The changes the exercises make in the spine depend on various factors including Cobb angle, skeletal health and maturity, trunk imbalance, amount of rotation, amount of soft tissue tightness, and degenerative changes in the discs or the joints of the back, and general health and activity level. Improvements in pain levels and function are also major goals of treatment.

Of course, other physiotherapy treatment modalities may be used as needed, but it is essential that those with scoliosis are more aware of the benefits of the Schroth Method and that this type of care can only be delivered by physiotherapists that have passed certification examinations and extensive specialised training – this is not your ordinary back care.

Education about scoliosis

Education of the child and family is a vital part of the process. Knowing what to do and what to avoid is all part of the approach. Some exercises can actually make the scoliosis worse so it’s important for the child and family to be aware of this. However we encourage physical activity and all efforts are made to support a physically active lifestyle. Scoliosis can be stressful enough, so it is important to create a motivating and comforting environment for the child and family.

Does this mean my child won’t need a brace?

Not necessarily. The treatment plan for all cases is individualised and it is important that the physiotherapist liaises with the other health professionals involved as required.

If you are interested in finding out more here are some research articles on the effectiveness of physiotherapy scoliosis specific exercise programs. Some of these can be found on the free database PUBMED or ask at your local library.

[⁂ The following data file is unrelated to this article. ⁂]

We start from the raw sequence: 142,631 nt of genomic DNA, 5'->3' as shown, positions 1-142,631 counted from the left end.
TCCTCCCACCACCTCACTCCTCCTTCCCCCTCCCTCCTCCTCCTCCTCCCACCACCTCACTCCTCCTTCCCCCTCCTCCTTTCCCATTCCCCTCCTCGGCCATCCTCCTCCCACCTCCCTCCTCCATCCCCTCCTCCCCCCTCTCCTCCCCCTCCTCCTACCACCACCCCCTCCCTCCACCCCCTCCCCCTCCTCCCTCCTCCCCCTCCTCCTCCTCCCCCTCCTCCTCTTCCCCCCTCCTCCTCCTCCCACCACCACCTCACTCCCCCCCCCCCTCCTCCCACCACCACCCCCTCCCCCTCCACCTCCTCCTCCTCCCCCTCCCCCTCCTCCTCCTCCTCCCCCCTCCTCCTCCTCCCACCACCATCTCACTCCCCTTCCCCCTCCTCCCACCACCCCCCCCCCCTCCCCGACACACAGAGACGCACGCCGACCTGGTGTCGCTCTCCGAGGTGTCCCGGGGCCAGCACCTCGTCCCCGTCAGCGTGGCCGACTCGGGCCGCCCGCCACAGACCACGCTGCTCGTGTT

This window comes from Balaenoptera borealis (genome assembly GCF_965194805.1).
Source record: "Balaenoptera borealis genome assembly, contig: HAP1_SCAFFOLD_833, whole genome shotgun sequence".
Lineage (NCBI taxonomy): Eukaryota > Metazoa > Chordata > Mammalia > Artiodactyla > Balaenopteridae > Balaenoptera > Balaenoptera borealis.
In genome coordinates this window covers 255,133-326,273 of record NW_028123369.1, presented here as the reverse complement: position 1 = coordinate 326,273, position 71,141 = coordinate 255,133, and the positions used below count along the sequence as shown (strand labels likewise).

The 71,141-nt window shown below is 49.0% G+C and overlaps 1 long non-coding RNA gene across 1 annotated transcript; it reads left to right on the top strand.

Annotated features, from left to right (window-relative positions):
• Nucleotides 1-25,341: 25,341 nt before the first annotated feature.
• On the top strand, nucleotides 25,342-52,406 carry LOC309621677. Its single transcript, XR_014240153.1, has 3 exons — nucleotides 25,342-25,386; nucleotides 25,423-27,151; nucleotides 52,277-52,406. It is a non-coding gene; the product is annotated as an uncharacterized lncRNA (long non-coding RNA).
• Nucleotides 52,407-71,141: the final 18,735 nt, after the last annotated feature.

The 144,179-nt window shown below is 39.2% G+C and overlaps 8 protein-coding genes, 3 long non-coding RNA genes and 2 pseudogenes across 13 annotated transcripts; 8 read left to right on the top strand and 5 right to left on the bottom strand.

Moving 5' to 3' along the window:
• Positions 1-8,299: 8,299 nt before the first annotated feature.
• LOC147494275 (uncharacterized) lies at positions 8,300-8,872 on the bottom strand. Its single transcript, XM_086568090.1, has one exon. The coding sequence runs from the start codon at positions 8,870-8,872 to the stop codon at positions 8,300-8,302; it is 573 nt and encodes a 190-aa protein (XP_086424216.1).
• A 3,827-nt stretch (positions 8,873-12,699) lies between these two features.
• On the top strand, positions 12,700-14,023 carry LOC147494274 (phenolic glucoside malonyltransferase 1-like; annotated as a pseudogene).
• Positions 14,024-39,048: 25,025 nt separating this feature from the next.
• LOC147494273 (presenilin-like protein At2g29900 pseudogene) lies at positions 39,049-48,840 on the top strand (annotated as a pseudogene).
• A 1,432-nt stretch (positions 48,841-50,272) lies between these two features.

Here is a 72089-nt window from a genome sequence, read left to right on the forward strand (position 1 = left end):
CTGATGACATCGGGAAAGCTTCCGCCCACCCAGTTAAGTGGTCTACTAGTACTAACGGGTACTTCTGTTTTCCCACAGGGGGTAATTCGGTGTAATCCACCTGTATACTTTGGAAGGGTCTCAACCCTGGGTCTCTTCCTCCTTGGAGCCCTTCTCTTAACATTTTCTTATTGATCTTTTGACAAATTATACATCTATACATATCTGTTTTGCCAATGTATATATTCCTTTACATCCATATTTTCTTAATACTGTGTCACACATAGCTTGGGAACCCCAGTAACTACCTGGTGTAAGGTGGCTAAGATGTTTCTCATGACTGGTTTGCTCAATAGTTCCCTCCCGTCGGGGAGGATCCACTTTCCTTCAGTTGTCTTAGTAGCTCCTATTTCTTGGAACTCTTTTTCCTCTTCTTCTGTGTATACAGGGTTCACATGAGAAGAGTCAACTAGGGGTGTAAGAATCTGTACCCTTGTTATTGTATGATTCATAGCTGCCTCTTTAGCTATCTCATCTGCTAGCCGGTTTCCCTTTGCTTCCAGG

• Schreiber S, Parent EC, Moez EK, et al. The effect of Schroth exercises added to the standard of care on the quality of life and muscle endurance in adolescents with idiopathic scoliosis-an assessor and statistician blinded randomized controlled trial: “SOSORT 2015 Award Winner”. Scoliosis. 2015;10:24.
  • Kuru T, Yeldan İ, Dereli EE, Özdinçler AR, Dikici F, Çolak İ. The efficacy of three-dimensional Schroth exercises in adolescent idiopathic scoliosis: A randomised controlled clinical trial. Clin Rehabil. 2015
  • Monticone, M, Ambrosini, E, Cazzaniga, D, Rocca, B, Ferrante, S. Active self-correction and task-oriented exercises reduce spinal deformity and improve quality of life in subjects with mild adolescent idiopathic scoliosis. Results of a randomised controlled trial. European Spine Journal Eur Spine J. 2014:1204–1214.
  • Schreiber, Sanja; Parent EC,; Mez EK, et al. Schroth Physiotherapeutic Scoliosis-Specific Exercises Added to the Standard of Care Lead to Better Cobb Angle Outcomes in Adolescents with Idiopathic Scoliosis – an Assessor and Statistician Blinded Randomized Control Trial. PLoS ONE 11 (12): e0168746. doi: 10.1371/journal. Pone.0168746
  • Scoliosis Research Society (SRS) Statement on Physiotherapy Scoliosis Specific Exercises go to physiotherapy-scoliosis-specific-exercises

Please reach out at any time with any questions or concerns.